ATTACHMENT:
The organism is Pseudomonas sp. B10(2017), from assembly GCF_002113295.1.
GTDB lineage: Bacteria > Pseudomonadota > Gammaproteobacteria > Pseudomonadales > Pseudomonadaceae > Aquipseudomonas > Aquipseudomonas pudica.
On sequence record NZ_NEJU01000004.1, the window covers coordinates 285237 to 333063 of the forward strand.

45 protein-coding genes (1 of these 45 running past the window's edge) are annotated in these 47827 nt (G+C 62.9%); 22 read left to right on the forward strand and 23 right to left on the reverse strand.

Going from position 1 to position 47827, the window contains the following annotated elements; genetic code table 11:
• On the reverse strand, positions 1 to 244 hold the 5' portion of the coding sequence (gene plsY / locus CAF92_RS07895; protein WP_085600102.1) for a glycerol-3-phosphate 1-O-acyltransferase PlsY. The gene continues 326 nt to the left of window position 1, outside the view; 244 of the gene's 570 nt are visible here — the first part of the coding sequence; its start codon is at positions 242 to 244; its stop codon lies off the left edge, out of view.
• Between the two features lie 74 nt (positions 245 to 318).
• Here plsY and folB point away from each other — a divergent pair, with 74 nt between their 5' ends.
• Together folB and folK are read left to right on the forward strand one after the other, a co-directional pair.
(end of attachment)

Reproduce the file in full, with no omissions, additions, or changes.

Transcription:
The organism is Pseudomonas sp. B10(2017), from assembly GCF_002113295.1.
GTDB lineage: Bacteria > Pseudomonadota > Gammaproteobacteria > Pseudomonadales > Pseudomonadaceae > Aquipseudomonas > Aquipseudomonas pudica.
On sequence record NZ_NEJU01000004.1, the window covers coordinates 285237 to 333063 of the forward strand.

45 protein-coding genes (1 of these 45 running past the window's edge) are annotated in these 47827 nt (G+C 62.9%); 22 read left to right on the forward strand and 23 right to left on the reverse strand.

Going from position 1 to position 47827, the window contains the following annotated elements; genetic code table 11:
• On the reverse strand, positions 1 to 244 hold the 5' portion of the coding sequence (gene plsY / locus CAF92_RS07895; protein WP_085600102.1) for a glycerol-3-phosphate 1-O-acyltransferase PlsY. The gene continues 326 nt to the left of window position 1, outside the view; 244 of the gene's 570 nt are visible here — the first part of the coding sequence; its start codon is at positions 242 to 244; its stop codon lies off the left edge, out of view.
• Between the two features lie 74 nt (positions 245 to 318).
• Here plsY and folB point away from each other — a divergent pair, with 74 nt between their 5' ends.
• Together folB and folK are read left to right on the forward strand one after the other, a co-directional pair.